Farmer Managed Natural Regeneration in Ghana

Farmer Managed Natural Regeneration in Ghana
FMNR provides many benefits including timber, improved soil quality, and agricultural diversity and productivity, leading to higher incomes and improved health and dietary diversity.

The Talensi District is located in the environmentally fragile dryland area of northern Ghana, where almost 80% of the population works in agriculture, fisheries and forestry. Climate change, land clearing and unsustainable agricultural practices are leading to declining agricultural productivity and vulnerability of already marginal rural populations in this region.

World Vision Ghana, together with World Vision Australia, implemented the 2nd phase of the Farmer Managed Natural Regeneration (FMNR) Project in the Talensi District between 2013 and 2017, involving 24 communities. FMNR is a low-cost, innovative technique to restore and regenerate trees from the stumps of previously cut-down (but still living) trees. The project goal was  to restore hundreds of hectares of degraded land, countering the challenges of soil erosion and water retention.

In Talensi, farmers are trained to use FMNR to regenerate tress on farmers’ crop and pastoral fields; as well as in community managed FMNR forests, where tree densities were much higher than in crop fields. As farmers prune trees to stimulate natural regeneration, more leaves and branches from the pruning process are left on site, and they improve soil quality and reduce soil erosion. The project also trained farmers to adopt sustainable agriculture techniques such as bulk composting, field mulching and ox ploughing. It supported communities to adopt diversified income-generating activities including planting fruit trees, honey production and the establishment of community savings groups. The project facilitated the formation of community volunteer fire brigades to manage bushfires, reduce field burning and enhance natural regeneration. The project also facilitated community agreements and the establishment of community by-laws to limit tree cutting and reduce field burning.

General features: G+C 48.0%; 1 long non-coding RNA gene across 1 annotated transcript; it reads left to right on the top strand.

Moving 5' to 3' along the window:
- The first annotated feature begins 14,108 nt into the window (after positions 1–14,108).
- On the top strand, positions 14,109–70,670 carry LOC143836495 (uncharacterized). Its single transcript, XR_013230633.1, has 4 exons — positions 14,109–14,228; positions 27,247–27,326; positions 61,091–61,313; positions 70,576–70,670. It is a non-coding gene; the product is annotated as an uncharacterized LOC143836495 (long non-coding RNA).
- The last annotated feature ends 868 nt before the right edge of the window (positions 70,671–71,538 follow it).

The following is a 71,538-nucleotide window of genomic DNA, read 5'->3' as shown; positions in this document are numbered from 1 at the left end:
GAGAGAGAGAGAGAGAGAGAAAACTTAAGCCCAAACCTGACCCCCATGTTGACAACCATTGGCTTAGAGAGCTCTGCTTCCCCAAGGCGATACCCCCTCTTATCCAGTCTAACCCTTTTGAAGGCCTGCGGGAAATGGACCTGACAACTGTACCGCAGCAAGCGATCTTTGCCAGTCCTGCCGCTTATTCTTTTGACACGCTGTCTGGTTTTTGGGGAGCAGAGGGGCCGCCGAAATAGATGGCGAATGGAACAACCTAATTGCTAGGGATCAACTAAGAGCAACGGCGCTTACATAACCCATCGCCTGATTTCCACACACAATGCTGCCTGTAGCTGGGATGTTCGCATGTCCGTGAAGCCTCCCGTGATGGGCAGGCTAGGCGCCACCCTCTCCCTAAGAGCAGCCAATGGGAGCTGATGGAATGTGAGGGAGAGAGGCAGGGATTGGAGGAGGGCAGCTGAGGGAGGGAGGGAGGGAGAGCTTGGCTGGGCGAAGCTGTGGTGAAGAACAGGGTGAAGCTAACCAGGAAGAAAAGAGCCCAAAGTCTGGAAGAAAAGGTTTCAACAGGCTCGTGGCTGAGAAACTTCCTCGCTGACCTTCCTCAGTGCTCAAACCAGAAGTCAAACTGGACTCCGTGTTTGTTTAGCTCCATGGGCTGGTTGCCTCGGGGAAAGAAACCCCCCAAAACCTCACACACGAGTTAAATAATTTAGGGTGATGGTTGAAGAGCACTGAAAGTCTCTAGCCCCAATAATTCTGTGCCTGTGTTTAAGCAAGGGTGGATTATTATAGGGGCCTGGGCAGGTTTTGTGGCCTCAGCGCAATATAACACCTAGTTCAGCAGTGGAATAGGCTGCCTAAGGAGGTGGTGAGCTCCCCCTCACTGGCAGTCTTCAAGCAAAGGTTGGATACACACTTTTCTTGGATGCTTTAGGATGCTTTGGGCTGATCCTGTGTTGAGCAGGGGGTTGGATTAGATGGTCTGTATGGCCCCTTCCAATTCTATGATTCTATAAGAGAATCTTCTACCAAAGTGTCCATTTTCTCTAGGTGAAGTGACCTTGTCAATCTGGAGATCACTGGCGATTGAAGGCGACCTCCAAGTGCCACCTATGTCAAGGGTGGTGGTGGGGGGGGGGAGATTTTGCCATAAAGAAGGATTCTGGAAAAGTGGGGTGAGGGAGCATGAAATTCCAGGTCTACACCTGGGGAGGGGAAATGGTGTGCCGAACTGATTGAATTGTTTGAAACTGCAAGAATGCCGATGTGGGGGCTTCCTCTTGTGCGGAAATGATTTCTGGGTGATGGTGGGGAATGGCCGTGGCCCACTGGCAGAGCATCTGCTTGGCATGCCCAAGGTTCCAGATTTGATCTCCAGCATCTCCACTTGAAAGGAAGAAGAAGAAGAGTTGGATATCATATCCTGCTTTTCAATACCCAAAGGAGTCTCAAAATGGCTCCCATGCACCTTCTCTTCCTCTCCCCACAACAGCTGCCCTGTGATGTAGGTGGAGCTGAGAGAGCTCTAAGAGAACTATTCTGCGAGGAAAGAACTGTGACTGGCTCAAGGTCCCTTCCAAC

An evaluation of FMNR was conducted in 2018, covering the implementation between 2009 and 2017, highlighting the strength of FMNR as an approach is that it links strongly with agriculture, food security and livelihoods:

  • 96% of survey respondents reporting that they practised FMNR on their farms.
  • 80% of farmers reporting an increase in the number of trees in the community.
  • 94% of farmers managing the quality of their soil.
  • 64% reporting an increase in soil fertility.
  • communities had restored 718 hectares of degraded land.
  • reporting of one or more hungry months per e year reduced from 87% at the project baseline to 63%.
  • income source diversity increased from 56% at baseline to 95%.
  • households belonging to a group increasing from 8% to 76% over the course of the project.
  • households experiencing crop failure reduced from 49.8% to 38.4%
  • households experiencing loss of main income reduced from 7.1% to 2.5%.

FMNR activities in Talensi combined short-term and long-term benefits, and were made accessible and easy to adopt by being very low cost and simple to apply, as well as being integrated with other
initiatives that helped to alleviate the poverty in the area. The FMNR approach has also strengthened community bonds and cohesion across the different groups and families participating in agricultural value chains. Such visible results mean that the environmental and economic benefits are expected to continue beyond the implementation window.

Learn more about the FMNR project in the full case study in our global online platform.